This intra-party battle over single-payer healthcare dates back decades, as many Democrats have long hoped the federal government would assume responsibility for providing health insurance for all Americans, just as Medicare now covers the elderly.

But after years of failed efforts to provide “Medicare for all,” as the idea has been called, many Democrats – including liberal lions such as former Sen. Edward M. Kennedy (D-Mass) – concluded they would have to compromise first if they were ever to get to universal coverage.

“Even President Obama said he would support a single-payer system, if he could do anything he wanted,” former Rep. Henry A. Waxman (D-Los Angeles), a liberal Democrat who helped craft the Affordable Care Act, said in an interview Thursday. “But he and we chose a moderate alternative that we felt would accomplish the goals of getting people insurance coverage. And even this more moderate approach was extremely hard to pass.”

Five years after its passage, the health law has expanded coverage to some 17 million Americans. But millions more remain uninsured. And for many consumers, the law has not yet delivered on Obama’s promise to lighten the burden of healthcare costs.

That has helped create an opening for Sanders, who has been able to use his presidential campaign to thrust single-payer back into the national conversation at a time when he’s gaining in polls.

“Liberal supporters feel he might actually have a chance,” said Robert Blendon, a Harvard University professor who studies healthcare and public opinion. “He’s saying to them, ‘I have an issue you’ve always cared about.’”

Single-payer systems can take different forms. In Canada, the government provides insurance but pays private medical providers for healthcare, much as Medicare does in this country. In Britain’s National Health Service, the government not only provides insurance but also employs doctors and owns hospitals.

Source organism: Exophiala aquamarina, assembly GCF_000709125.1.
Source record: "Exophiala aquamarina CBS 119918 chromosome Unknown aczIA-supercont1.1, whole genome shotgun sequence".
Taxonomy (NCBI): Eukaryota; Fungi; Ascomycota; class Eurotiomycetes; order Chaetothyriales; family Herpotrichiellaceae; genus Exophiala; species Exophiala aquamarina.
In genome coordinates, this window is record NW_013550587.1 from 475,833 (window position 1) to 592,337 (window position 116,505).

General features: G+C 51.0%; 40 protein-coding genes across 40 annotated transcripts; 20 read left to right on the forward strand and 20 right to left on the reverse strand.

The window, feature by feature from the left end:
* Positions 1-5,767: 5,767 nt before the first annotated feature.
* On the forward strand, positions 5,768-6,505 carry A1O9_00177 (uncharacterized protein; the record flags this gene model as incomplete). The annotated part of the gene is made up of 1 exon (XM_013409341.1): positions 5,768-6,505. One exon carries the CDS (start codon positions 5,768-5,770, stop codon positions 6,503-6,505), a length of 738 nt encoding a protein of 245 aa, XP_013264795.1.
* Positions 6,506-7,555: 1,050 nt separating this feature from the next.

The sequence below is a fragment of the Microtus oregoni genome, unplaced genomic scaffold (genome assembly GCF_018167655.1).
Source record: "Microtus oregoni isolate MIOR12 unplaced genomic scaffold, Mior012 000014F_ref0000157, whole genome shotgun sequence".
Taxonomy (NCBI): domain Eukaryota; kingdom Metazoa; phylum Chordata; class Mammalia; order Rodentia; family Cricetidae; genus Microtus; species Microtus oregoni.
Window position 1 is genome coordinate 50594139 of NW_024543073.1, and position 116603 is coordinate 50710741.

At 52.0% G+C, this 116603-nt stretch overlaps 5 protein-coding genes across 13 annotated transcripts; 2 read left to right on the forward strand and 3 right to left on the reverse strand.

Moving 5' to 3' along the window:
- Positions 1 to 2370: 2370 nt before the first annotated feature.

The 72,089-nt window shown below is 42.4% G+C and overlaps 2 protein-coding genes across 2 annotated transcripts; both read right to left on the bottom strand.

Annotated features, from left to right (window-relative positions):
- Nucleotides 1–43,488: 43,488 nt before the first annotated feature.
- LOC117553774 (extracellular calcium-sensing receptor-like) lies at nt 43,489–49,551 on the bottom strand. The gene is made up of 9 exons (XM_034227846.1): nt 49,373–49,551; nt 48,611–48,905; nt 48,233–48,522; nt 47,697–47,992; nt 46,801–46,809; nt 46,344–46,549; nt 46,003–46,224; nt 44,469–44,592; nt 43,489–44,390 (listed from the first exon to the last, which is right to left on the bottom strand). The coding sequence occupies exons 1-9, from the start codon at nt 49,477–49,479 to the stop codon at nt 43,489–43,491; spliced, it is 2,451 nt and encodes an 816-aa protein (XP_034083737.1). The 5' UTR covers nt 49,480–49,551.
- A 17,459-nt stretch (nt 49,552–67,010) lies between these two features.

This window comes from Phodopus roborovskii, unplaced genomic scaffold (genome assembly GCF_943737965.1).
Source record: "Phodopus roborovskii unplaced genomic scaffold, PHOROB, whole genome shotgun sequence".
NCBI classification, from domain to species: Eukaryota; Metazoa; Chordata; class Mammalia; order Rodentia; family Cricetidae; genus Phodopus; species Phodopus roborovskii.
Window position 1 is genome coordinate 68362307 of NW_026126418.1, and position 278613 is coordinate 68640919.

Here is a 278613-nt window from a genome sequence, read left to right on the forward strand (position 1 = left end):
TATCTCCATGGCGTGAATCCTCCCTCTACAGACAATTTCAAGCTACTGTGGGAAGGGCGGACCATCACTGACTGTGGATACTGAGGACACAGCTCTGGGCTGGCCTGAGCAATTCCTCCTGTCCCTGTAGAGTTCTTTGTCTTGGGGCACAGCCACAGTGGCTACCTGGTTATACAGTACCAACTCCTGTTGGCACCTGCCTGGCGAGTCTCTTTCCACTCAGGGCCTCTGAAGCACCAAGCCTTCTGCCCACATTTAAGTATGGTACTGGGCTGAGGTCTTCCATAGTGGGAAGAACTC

These systems can be more affordable because their administrative costs are often lower than those of commercial insurers. But political opposition in the U.S. to any form of single-payer coverage has remained strong from the healthcare industry and from conservatives wary of more government involvement in medical care.

When work began on the Affordable Care Act in 2009, neither Obama nor any senior Democrats on Capitol Hill proposed a single-payer system. “It never would have passed,” Waxman said.

Still, some Democrats held out hope that the law could at least advance the cause. Early versions of the legislation included a provision to create a new government health plan, known as the public option, to compete with private insurers. Another version proposed to expand Medicare eligibility by allowing Americans as young as 55 to enroll.

Both proposals were bitterly opposed by insurers and other industry groups, as well as by many centrist Democrats, all of whom were needed to pass the legislation. The ideas were dropped.

Clinton does not seem interested in reopening the issue.

“Now is not the moment to plunge the country back into a divisive battle,” said Jake Sullivan, one of her senior advisors.

After all, in the end, Blendon said, “Voters tend to go for the middle road.”